Incubators are organizations that provide startups with shared operating space. They are sponsored by universities, city or


Incubators are organizations that provide startups with shared operating space. They are sponsored by universities, city or county governments, or nonprofit organizations.

Incubators also provide startup businesses access to networking opportunities, mentors, and shared equipment.

Incubators typically do not ask for equity from their participants and do not provide seed funding. Incubators were very popular in the 1980s and remain an important part of the entrepreneurial ecosystem in many areas.

Accelerators are a newer concept. They are mostly for-profit organizations that offer a small amount of seed funding in exchange for small equity positions in the companies participating in their programs. Most accelerator programs admit startups in cohorts and put the startups through a 10- to 15-week intensive program. The accelerator typically offers free office space, weekly meetings with mentors, and coaching on how to prepare an effective investor pitch. The programs normally cumulate with a “Demo Day,” which provides the participants an opportunity to pitch their business ideas to a group of investors, mentors, and reporters. The better programs will have 200+ investors present at their Demo Days. The greatest advantage of getting into either an incubator or accelerator program is the mentorship opportunities they provide.

They are also fertile places for entrepreneurs to meet potential cofounders, business partners, and investors.

The two most well-known accelerator programs are Y Combinator and TechStars. Y Combinator is in the Silicon Valley. Twice annually, it invests \($500,000\) per company in a group of startups. Y Combinator distributes the money in two rounds. It invests \($125,000\) initially for a 7 percent stake in the company, and an additional \($375,000\) for an equity stake to be determined later. Y Combinator’s motto is “Make Something People Want.” It does not offer office space. Instead, its program includes “office hours” where its startup founders meet individually and in groups with Y Combinator partners for advice. Founders also participate in weekly dinners where top-flight guests from the Silicon Valley ecosystem speak to the founders. People can apply to Y Combinator at

TechStars is like Y Combinator in that it is a threemonth program. It provides \($20,000\) in initial funding in exchange for a 6 percent equity stake. Each company also receives an offer for an optional \($100,000\) convertible note. Started in Boulder, Colorado, TechStars now has 39 locations (in the United States and abroad) and has a hybrid and a virtual program. Many of the locations focus on a single industry. For example, the Tech-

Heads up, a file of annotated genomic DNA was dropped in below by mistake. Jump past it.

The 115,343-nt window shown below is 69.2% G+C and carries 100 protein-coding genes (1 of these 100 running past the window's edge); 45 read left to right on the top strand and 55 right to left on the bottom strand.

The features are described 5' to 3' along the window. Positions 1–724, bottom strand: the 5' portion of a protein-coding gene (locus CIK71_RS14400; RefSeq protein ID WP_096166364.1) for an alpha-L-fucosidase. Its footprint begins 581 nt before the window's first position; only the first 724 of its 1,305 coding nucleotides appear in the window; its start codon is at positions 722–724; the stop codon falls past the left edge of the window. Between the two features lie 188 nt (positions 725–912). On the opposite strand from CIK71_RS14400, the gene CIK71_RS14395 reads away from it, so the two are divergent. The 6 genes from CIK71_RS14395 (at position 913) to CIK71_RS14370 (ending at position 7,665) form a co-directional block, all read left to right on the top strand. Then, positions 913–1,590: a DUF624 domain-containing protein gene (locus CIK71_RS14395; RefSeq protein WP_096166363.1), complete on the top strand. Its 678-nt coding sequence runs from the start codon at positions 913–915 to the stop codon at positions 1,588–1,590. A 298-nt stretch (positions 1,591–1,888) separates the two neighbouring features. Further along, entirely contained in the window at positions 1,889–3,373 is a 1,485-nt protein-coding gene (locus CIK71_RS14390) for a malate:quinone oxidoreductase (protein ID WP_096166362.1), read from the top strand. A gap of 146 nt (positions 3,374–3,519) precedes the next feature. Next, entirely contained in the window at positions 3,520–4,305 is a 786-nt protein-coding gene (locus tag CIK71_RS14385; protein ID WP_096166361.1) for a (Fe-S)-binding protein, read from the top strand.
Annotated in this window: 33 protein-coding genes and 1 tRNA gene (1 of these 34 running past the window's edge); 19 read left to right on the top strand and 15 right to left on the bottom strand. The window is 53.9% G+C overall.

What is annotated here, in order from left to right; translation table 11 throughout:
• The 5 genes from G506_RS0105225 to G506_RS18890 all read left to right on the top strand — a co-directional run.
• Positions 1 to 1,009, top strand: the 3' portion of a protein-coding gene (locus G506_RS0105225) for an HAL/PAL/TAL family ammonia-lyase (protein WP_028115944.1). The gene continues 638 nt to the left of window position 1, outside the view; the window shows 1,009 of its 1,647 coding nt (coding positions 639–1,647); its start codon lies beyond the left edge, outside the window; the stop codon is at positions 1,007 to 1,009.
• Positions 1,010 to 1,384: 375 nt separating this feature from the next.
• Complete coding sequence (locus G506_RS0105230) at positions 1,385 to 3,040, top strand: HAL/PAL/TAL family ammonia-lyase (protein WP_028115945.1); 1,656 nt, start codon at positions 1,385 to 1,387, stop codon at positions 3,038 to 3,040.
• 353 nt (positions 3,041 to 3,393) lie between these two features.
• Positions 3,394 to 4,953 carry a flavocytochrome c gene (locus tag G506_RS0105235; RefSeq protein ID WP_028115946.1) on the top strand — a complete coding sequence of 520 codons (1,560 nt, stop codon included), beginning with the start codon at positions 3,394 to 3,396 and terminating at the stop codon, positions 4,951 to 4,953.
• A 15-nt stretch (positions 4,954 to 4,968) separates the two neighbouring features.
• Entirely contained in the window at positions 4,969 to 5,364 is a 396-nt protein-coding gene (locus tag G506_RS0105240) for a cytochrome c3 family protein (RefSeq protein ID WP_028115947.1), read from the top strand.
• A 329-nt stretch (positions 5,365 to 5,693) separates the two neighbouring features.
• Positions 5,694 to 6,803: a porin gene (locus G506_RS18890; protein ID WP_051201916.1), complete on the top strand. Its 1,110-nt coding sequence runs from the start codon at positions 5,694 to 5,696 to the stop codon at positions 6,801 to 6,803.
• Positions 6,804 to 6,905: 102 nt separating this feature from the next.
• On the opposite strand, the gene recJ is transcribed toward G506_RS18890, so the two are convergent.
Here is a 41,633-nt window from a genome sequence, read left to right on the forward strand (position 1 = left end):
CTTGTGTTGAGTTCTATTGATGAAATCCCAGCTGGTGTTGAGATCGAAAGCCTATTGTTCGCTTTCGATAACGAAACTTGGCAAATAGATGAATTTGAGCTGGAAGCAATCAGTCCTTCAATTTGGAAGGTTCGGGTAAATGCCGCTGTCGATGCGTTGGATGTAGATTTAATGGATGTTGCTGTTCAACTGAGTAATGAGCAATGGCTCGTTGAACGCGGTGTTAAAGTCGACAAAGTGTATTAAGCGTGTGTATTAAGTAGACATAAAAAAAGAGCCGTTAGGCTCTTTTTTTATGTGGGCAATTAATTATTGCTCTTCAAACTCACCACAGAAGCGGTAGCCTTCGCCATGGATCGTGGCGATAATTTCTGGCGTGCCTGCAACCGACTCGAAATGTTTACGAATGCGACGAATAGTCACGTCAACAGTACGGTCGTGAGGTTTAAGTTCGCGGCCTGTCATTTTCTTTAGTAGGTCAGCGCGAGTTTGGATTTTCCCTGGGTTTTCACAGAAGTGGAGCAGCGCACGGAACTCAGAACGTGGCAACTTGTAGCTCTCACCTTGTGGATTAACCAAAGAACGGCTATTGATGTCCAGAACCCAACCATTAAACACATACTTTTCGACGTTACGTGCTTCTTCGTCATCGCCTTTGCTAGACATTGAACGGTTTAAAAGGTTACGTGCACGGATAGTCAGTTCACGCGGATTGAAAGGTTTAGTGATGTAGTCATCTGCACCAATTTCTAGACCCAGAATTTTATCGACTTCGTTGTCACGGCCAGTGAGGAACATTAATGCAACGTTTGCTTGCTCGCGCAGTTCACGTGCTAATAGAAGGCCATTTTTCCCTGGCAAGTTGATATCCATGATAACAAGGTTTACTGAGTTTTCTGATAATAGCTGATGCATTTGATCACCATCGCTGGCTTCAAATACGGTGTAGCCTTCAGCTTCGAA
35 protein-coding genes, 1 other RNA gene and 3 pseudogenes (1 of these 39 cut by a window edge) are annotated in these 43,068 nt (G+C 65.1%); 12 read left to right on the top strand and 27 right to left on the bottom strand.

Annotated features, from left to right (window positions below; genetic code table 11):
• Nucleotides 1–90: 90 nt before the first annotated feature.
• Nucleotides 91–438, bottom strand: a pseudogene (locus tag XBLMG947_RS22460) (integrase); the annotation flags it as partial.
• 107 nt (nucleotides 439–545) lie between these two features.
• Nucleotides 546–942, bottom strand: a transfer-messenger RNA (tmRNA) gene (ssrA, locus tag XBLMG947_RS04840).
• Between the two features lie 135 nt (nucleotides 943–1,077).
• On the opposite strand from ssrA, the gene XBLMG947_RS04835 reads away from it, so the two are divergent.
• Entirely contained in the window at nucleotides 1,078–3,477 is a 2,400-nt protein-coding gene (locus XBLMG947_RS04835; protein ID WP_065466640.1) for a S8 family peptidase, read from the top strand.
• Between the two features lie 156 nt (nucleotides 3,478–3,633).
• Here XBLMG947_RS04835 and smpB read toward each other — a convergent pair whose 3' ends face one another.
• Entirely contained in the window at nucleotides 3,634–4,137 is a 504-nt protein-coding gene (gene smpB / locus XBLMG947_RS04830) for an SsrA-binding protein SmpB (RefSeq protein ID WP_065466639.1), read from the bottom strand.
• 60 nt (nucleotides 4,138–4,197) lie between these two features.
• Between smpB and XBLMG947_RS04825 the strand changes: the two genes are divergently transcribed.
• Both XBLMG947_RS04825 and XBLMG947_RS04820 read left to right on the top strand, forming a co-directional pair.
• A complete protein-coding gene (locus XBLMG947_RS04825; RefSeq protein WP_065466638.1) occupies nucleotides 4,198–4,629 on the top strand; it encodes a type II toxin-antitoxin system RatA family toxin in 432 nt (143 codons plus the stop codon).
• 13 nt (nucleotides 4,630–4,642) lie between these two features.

Stars accelerator in Birmingham, Alabama, focuses on innovative electrical and utility solutions, while the location in Philadelphia focuses on media and entertainment startups. As with Y Combinator, TechStars surrounds its participants with mentors, corporate partners, and potential investors to help their startups succeed. You can initiate the application process at TechStars at www.techstars


While admission to Y Combinator and TechStars is very competitive, there are a growing number of startup incubators and accelerators in many cities. Most are accessible to hard-working startup founders with promising business ideas. Many of these focus on a certain industry or sector, such as food, medical devices, software, mobile, or technology. To illustrate today’s prevalence of startup incubators and accelerators, the following is a list of them in three American cities. You can identify the startup incubators or accelerators in your area by speaking to local entrepreneurs or investors or by conducting a Google search.

Capital Innovators is a startup accelerator located in St. Louis. It provides tech startups seed funding, office space, and mentorship from C-suite executives, seasoned entrepreneurs, and technical experts. It also provides follow-up funding opportunities.

Innovation Works is a Pittsburgh-based business accelerator that provides funding, business skills, and resources to software, hardware, and life science startups throughout southwest Pennsylvania. The group’s mission is to make its region a center for innovative startups and investors from around the country.

Mass Challenge is a nonprofit startup accelerator headquartered in Boston. It has eight locations worldwide. It focuses on finance, financial services, social entrepreneurship, and social impact startups. Its unique equity-free model allows it to accelerate high-impact startups with bold, disruptive ideas from nontraditional backgrounds....

 Discussion Questions:

1. If you were starting a new venture, do you think you would benefit from participating in a business incubator or accelerator program? If so, what do you anticipate would be the primary benefits?
2. Find an example of a startup incubator or accelerator program at the college or university you are attending, in the town in which you live, or in a city. Describe the program. Which one of the programs mentioned in this feature does it resemble the most?
3. If you have a promising business idea, what can you do while still in college to improve your chances of gaining admittance to a prestigious startup incubator or accelerator program when you graduate?
4. Make a list of the types of mentors that a participant in a startup incubator or accelerator program might encounter.

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